Arduino adds a working screen to a Dragon Ball Scouter
Many people have created their own 3D printed version of the famous Scouter from the Dragon Ball franchise, but maker Marcin Poblocki wanted to go one step further and add a functioning screen to his prop.
Before he could get to that, however, he needed to model the Scouter itself, a job he did in Fusion 360 over the course of 20 hours.
Printing took eight hours and, with the plastic in hand, the electronic side of this project could start. Poblocki tells us that he’d been experimenting with holograms and projecting images onto pieces of Perspex, so he decided to run with that for this Scouter.
Hidden inside of the main body of the print is an Arduino Nano hooked up to a small 0.96’’ 128 X 64 screen with a battery to keep everything running.
The image from this screen is projected onto a mirror and then through a 25mm lens taken from a cheap VR headset. From here it is finally displayed on the 3mm clear Perspex that sits in front of your eye.
While it’s not the most vibrant image, it works incredibly well at displaying a power level while still being see through.
Not content with displaying a static power number, this Scouter has an extra trick. There’s a VL53L0X time-of-flight distance sensor here. The Scouter can be programmed to display the distance measurement this sensor picks up, so that the power level can change dynamically and add a bit of extra flair for those watching it at a Con.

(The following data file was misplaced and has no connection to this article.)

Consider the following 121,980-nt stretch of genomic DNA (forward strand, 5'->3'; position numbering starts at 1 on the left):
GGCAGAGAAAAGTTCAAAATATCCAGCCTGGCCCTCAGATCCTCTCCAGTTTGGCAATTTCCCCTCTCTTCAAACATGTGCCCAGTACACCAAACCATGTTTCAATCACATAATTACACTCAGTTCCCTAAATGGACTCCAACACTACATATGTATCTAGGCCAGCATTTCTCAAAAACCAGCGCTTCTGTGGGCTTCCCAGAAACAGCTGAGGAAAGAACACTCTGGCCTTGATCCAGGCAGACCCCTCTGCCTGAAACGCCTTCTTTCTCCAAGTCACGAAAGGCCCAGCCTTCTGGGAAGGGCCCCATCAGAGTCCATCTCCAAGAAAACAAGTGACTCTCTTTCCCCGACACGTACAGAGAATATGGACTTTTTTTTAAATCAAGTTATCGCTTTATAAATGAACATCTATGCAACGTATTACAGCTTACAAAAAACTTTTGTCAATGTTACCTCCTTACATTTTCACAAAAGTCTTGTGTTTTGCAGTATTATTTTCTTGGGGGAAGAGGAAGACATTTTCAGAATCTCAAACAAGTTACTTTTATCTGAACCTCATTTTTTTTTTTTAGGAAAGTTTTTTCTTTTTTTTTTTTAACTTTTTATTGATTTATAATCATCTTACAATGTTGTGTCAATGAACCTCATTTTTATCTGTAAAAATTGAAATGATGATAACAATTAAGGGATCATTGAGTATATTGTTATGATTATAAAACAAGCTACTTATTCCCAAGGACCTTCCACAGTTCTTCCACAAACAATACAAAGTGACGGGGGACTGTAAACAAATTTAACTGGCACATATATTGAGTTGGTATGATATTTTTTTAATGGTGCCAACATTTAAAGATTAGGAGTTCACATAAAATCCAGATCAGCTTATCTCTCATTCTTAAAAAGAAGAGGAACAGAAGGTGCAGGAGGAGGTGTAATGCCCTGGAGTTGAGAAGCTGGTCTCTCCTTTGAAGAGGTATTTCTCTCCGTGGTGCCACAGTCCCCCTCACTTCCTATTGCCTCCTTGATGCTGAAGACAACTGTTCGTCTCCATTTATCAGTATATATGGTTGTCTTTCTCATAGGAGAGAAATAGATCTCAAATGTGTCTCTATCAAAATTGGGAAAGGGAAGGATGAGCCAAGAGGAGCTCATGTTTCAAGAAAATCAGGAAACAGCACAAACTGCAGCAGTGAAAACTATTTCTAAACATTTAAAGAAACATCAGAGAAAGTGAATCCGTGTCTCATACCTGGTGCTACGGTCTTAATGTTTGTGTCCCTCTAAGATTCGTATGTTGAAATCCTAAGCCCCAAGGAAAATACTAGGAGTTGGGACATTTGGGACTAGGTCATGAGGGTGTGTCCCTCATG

Wiring up these optics and soldering the circuits added an extra two hours to the project, and a simple paint job was needed to round everything off.
With all the components this Scouter weighs in at 300 grams. A headband attached to the print (which should be hidden away, especially if you’re wearing a large blonde wig) keeps the print attached to your head for, what we’ve been told, is a surprisingly comfortable fit.
Those looking to make their own can find everything they need on Thingiverse. The free files there contain not only the ones needed to print the Scouter itself, but also the code for both display types, the schematics and a few renders to show how everything should fit together.
This isn’t the first time we’ve featured Poblocki’s work and we doubt it will be the last. We’ve looked at his Guardian of Forever and Bajoran Orb projects in the past, and he consistently pumps out creations of high quality.
These projects are usually from Star Trek but, as you can see, he does branch out into other media.